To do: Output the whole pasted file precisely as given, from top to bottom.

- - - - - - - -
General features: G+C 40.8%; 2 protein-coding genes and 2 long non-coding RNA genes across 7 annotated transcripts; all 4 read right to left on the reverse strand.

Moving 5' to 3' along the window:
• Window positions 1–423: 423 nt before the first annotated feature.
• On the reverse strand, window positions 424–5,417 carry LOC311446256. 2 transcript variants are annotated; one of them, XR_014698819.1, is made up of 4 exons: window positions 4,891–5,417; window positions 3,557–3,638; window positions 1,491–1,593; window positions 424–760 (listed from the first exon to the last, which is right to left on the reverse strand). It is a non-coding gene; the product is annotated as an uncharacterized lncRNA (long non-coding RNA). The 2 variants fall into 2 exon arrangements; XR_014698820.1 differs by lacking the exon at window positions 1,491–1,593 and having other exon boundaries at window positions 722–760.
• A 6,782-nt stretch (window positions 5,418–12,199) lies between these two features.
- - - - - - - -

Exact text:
General features: G+C 40.8%; 2 protein-coding genes and 2 long non-coding RNA genes across 7 annotated transcripts; all 4 read right to left on the reverse strand.

Moving 5' to 3' along the window:
• Window positions 1–423: 423 nt before the first annotated feature.
• On the reverse strand, window positions 424–5,417 carry LOC311446256. 2 transcript variants are annotated; one of them, XR_014698819.1, is made up of 4 exons: window positions 4,891–5,417; window positions 3,557–3,638; window positions 1,491–1,593; window positions 424–760 (listed from the first exon to the last, which is right to left on the reverse strand). It is a non-coding gene; the product is annotated as an uncharacterized lncRNA (long non-coding RNA). The 2 variants fall into 2 exon arrangements; XR_014698820.1 differs by lacking the exon at window positions 1,491–1,593 and having other exon boundaries at window positions 722–760.
• A 6,782-nt stretch (window positions 5,418–12,199) lies between these two features.